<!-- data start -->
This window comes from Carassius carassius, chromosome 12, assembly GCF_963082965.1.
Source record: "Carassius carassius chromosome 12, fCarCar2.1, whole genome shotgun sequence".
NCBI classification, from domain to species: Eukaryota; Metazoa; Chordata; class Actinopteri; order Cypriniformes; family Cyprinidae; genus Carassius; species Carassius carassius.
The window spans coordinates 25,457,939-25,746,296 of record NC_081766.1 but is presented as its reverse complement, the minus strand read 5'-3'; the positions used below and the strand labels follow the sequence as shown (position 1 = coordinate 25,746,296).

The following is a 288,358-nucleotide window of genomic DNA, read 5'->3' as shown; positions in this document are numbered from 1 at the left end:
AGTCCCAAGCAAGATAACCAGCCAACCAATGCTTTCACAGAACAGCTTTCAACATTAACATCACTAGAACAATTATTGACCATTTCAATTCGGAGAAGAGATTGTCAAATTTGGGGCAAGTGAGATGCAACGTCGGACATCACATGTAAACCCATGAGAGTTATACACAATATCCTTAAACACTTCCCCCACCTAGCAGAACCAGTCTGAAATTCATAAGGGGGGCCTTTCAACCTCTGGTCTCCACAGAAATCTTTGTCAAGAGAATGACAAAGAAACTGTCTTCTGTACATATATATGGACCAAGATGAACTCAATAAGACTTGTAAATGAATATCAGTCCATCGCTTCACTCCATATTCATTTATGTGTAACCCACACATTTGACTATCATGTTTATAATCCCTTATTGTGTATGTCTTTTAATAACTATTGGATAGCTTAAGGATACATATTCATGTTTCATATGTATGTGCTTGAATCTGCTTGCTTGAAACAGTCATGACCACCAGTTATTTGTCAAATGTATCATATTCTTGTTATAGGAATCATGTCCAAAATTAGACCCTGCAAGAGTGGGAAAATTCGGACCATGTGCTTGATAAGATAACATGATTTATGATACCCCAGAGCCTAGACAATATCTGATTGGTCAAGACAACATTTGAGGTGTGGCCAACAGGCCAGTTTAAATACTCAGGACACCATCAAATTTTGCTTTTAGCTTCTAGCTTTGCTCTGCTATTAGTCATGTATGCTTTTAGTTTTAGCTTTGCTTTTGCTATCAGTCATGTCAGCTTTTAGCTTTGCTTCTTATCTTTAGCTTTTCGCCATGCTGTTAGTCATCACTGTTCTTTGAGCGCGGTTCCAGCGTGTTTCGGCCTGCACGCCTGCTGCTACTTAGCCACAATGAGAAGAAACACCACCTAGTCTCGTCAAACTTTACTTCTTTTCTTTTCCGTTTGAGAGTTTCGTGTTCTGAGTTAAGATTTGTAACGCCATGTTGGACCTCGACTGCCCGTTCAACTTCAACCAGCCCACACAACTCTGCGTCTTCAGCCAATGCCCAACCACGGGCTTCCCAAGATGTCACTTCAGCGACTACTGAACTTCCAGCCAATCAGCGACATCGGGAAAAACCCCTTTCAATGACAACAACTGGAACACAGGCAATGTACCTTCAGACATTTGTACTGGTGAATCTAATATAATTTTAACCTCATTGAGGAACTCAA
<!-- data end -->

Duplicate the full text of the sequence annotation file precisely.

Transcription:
This window comes from Carassius carassius, chromosome 12, assembly GCF_963082965.1.
Source record: "Carassius carassius chromosome 12, fCarCar2.1, whole genome shotgun sequence".
NCBI classification, from domain to species: Eukaryota; Metazoa; Chordata; class Actinopteri; order Cypriniformes; family Cyprinidae; genus Carassius; species Carassius carassius.
The window spans coordinates 25,457,939-25,746,296 of record NC_081766.1 but is presented as its reverse complement, the minus strand read 5'-3'; the positions used below and the strand labels follow the sequence as shown (position 1 = coordinate 25,746,296).

The following is a 288,358-nucleotide window of genomic DNA, read 5'->3' as shown; positions in this document are numbered from 1 at the left end:
AGTCCCAAGCAAGATAACCAGCCAACCAATGCTTTCACAGAACAGCTTTCAACATTAACATCACTAGAACAATTATTGACCATTTCAATTCGGAGAAGAGATTGTCAAATTTGGGGCAAGTGAGATGCAACGTCGGACATCACATGTAAACCCATGAGAGTTATACACAATATCCTTAAACACTTCCCCCACCTAGCAGAACCAGTCTGAAATTCATAAGGGGGGCCTTTCAACCTCTGGTCTCCACAGAAATCTTTGTCAAGAGAATGACAAAGAAACTGTCTTCTGTACATATATATGGACCAAGATGAACTCAATAAGACTTGTAAATGAATATCAGTCCATCGCTTCACTCCATATTCATTTATGTGTAACCCACACATTTGACTATCATGTTTATAATCCCTTATTGTGTATGTCTTTTAATAACTATTGGATAGCTTAAGGATACATATTCATGTTTCATATGTATGTGCTTGAATCTGCTTGCTTGAAACAGTCATGACCACCAGTTATTTGTCAAATGTATCATATTCTTGTTATAGGAATCATGTCCAAAATTAGACCCTGCAAGAGTGGGAAAATTCGGACCATGTGCTTGATAAGATAACATGATTTATGATACCCCAGAGCCTAGACAATATCTGATTGGTCAAGACAACATTTGAGGTGTGGCCAACAGGCCAGTTTAAATACTCAGGACACCATCAAATTTTGCTTTTAGCTTCTAGCTTTGCTCTGCTATTAGTCATGTATGCTTTTAGTTTTAGCTTTGCTTTTGCTATCAGTCATGTCAGCTTTTAGCTTTGCTTCTTATCTTTAGCTTTTCGCCATGCTGTTAGTCATCACTGTTCTTTGAGCGCGGTTCCAGCGTGTTTCGGCCTGCACGCCTGCTGCTACTTAGCCACAATGAGAAGAAACACCACCTAGTCTCGTCAAACTTTACTTCTTTTCTTTTCCGTTTGAGAGTTTCGTGTTCTGAGTTAAGATTTGTAACGCCATGTTGGACCTCGACTGCCCGTTCAACTTCAACCAGCCCACACAACTCTGCGTCTTCAGCCAATGCCCAACCACGGGCTTCCCAAGATGTCACTTCAGCGACTACTGAACTTCCAGCCAATCAGCGACATCGGGAAAAACCCCTTTCAATGACAACAACTGGAACACAGGCAATGTACCTTCAGACATTTGTACTGGTGAATCTAATATAATTTTAACCTCATTGAGGAACTCAA